Part I - Musing

  • Hypothesis: There is an underserved user in the roadmap.
  • Methods: Examine actions and requirements of a single wallet user.
  • Conclusion: A single wallet user lacks knowledge required to query networks in the history-expiry roadmap.

The friend

Lets say you made a friend get a wallet and you sent them some thing.

Now a year later, they suddenly are interested and want to find out what they have.

They have their address, a computer and they like the idea that whatever you sent them is part of some trustless peer-to-peer future. Let’s do it, they say!

“What did you send me?”. You can’t recall, but no matter, they have their address. Just use a node to work it out.

The problem is, that the magical EVM can spit out all sorts of things, being general purpose. So the details involving your friend’s address could be halfway into some complex nested function call. Especially if they went wandering into some unusual contracts, or were the subject of the actions of a third parties’ transaction.

A node can’t really just give you that information, and it is a gnarly sort of problem that pops up here and there. So with a full node, or even if you have a network where peers have shared partial nodes (the excellent portal network), it doesn’t advance you in the quest of knowing which transactions are of interest.

You have to know what you want before talking to the node.

The light

The only way to find out what an address has been up to on the chain is to run a trace of every single transaction ever and look for it. So that is fun, but some work. The neat thing is, that it can be performed once, the results for all addresses scraped and stored, then shared with others. TrueBlock’s software trueblocks-core does this and produces the Unchained Index. Now all the transactions that even mention your address can be found quickly.

The dark

Yet the index, being so powerful, is about 80GB. Fine, that’s tiny in node-land, where a real meaty data-science node is about the size of a 2 terabyte hard drive + 1 byte. It is not a complaint, Erigon has done tremendous work bringing archive nodes to many home users (and they have more upgrades in the pipeline). Though users from laptop-land and mobile-land might not stomach that with joy.

So what is to be done? Does the friend fetch the whole thing?

No! They can just fetch the ~3GB of bloom filters, then they can fetch the bits of the index that matters to them. So 3GB plus some 25MB chunks of the index. If they have been busy on chain, maybe it starts to creep up. Overall, pretty good. Plus those chunks can be shared and torrent-seeder-style for index-network-health.

It’s a really good direction, and honestly a really nice tradeoff. It could bolster the Unchained Index, which is more of a cornerstone than appears to be common knowledge.

The grey

Is that the best we can do? Yes, no, yes, no - I think we can go smaller, without undermining the Unchained Index.

I keep having an idea! It’s not that the idea is great. More that it is recurring, so I think I will write it all down and have a play. It’s a sort of protocol, which is nice, and might be useful without being a burden, which is also good.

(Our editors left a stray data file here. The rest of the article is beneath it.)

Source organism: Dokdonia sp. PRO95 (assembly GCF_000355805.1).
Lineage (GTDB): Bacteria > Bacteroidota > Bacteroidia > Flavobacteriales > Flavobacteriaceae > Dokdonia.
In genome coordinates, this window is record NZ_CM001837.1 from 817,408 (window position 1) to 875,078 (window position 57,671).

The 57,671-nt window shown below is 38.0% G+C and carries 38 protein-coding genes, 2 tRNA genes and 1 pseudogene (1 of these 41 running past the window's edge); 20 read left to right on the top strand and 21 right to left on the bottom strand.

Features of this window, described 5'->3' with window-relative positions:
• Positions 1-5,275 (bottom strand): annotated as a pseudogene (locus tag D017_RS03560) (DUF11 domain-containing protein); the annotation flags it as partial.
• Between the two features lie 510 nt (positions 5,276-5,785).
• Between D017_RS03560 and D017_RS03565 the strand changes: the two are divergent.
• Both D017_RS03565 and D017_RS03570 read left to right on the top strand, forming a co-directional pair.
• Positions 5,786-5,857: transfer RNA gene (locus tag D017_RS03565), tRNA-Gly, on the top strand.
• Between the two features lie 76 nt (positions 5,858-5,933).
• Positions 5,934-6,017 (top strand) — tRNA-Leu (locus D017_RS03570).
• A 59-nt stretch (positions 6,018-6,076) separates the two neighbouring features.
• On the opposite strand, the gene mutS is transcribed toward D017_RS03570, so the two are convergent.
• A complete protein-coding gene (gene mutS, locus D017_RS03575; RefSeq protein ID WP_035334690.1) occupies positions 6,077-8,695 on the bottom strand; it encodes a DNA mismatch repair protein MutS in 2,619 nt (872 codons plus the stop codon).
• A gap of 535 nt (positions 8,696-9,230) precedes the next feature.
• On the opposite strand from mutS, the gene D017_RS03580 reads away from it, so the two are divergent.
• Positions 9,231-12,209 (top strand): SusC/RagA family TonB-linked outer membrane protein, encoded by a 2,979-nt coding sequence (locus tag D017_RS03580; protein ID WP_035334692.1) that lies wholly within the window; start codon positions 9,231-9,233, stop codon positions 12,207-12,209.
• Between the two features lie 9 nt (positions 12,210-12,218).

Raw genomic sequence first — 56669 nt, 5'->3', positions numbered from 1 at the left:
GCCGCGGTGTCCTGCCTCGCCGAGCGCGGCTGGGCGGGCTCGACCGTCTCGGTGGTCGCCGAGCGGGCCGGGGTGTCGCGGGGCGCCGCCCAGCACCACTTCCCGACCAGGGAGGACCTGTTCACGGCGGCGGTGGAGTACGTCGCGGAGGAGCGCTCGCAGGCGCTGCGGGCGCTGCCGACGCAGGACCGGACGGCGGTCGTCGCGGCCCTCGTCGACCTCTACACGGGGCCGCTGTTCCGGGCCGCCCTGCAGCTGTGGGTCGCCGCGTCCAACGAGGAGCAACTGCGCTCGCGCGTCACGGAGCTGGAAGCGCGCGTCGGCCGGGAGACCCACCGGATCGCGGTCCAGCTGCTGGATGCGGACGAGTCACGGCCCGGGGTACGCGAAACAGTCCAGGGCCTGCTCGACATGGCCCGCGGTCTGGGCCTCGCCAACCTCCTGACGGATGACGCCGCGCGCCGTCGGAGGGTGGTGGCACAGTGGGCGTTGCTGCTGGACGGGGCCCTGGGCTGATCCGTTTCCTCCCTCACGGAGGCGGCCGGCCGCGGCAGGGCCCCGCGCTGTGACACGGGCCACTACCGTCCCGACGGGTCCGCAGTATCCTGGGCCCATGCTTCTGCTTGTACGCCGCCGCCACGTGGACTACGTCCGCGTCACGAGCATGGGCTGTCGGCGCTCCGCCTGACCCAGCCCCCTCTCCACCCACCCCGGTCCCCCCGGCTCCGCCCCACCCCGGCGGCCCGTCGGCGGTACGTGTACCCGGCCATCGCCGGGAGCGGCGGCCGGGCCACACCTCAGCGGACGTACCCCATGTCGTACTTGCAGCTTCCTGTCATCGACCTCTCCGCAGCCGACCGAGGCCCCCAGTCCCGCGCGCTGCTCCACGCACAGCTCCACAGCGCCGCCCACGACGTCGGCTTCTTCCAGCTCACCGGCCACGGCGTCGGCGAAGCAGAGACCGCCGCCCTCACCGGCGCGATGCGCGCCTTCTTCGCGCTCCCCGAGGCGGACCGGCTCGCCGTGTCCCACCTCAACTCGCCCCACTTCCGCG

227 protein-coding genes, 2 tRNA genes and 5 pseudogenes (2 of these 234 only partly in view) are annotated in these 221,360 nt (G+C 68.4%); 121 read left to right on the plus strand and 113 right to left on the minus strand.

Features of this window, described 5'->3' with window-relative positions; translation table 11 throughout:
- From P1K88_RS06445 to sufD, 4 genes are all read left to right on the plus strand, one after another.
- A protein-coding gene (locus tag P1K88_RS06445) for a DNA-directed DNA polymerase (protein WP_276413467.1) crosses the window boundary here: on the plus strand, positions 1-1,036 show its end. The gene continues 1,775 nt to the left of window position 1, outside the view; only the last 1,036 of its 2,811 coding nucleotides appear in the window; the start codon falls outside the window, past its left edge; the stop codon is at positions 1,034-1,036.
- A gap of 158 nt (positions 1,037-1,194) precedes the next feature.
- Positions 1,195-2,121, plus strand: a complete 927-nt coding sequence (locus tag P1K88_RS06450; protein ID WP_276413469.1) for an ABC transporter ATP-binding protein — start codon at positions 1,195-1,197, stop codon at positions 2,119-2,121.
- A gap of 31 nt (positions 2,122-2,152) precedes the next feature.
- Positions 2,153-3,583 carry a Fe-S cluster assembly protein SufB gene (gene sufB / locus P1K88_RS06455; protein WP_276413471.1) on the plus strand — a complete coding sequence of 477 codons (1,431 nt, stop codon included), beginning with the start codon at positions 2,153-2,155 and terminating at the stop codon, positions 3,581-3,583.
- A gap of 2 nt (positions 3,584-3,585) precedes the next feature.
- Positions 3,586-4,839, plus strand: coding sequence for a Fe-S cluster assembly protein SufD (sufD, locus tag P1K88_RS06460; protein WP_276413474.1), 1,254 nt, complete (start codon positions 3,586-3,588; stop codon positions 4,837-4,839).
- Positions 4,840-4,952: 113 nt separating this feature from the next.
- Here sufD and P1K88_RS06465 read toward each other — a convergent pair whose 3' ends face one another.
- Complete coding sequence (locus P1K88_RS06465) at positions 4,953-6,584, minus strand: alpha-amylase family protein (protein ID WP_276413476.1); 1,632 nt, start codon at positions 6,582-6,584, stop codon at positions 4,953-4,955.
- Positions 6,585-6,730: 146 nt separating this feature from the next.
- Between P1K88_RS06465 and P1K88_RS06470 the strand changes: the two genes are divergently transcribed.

The idea

I’ll try piecing together a system for splitting the Unchained Index into pieces that are more appetising for a user-land user.

The idea is:

Given that a user starts with an address in mind, can they just fetch a piece
that contains everything for addresses that are similar to theirs?

Our friend, the peer, says to their peer:

My address starts with 0xc4, so give me index data that only has 0xc000... to 0xcfff...

zero to nine then a to f gives us 16. Combinatorialise that, and we have 16**2 = 256 “startings”.

So really the idea is: take the 80GB and split it into ~350MB parts that can be “taken or leaven” (left to ferment).

The context

This is all in the setting of the Ethereum roadmap becoming gradually more likely to implement history expiry (EIP-4444) as part of The Purge. This allows nodes to be teeny-weeny, which is nice for users.

In this world, a separate network such as the Portal Network is used to “access the chain”. This means send transactions and look things up such as “what is the balance for my address in this contract?”.

However, as we have just discovered, it is not very easy to answer the question:

“What has my wallet been up to?”

Which may seem like an odd request. Yet, I feel, with some thought, it is a cornerstone for a delightful user interface. Without delight, we have no users.

What is the setup for a “power browser”?:

Continue on to poking part 2



A secure decentralised transaction ledger.


Bound Historical Data in Execution Clients.

Portal Network

Lightweight protocol access by resource constrained devices.


TrueBlocks creates an index that lets you access the entire Ethereum chain directly from your local machine.

Unchained Index

The Unchained Index is a naturally-sharded, easily-shared, reproducible, and minimally-sized. immutable index for EVM-based blockchains.


Sourcify enables transparent and human-readable smart contract interactions through automated Solidity contract verification, contract metadata, and NatSpec comments.

4Byte directory

List of 4byte identifiers for EVM smart contract functions


A blazingly fast, local, Ethereum block explorer built on top of Erigon


Ethereum implementation on the efficiency frontier


A specification of an index that maps addresses to the transactions that they appear in.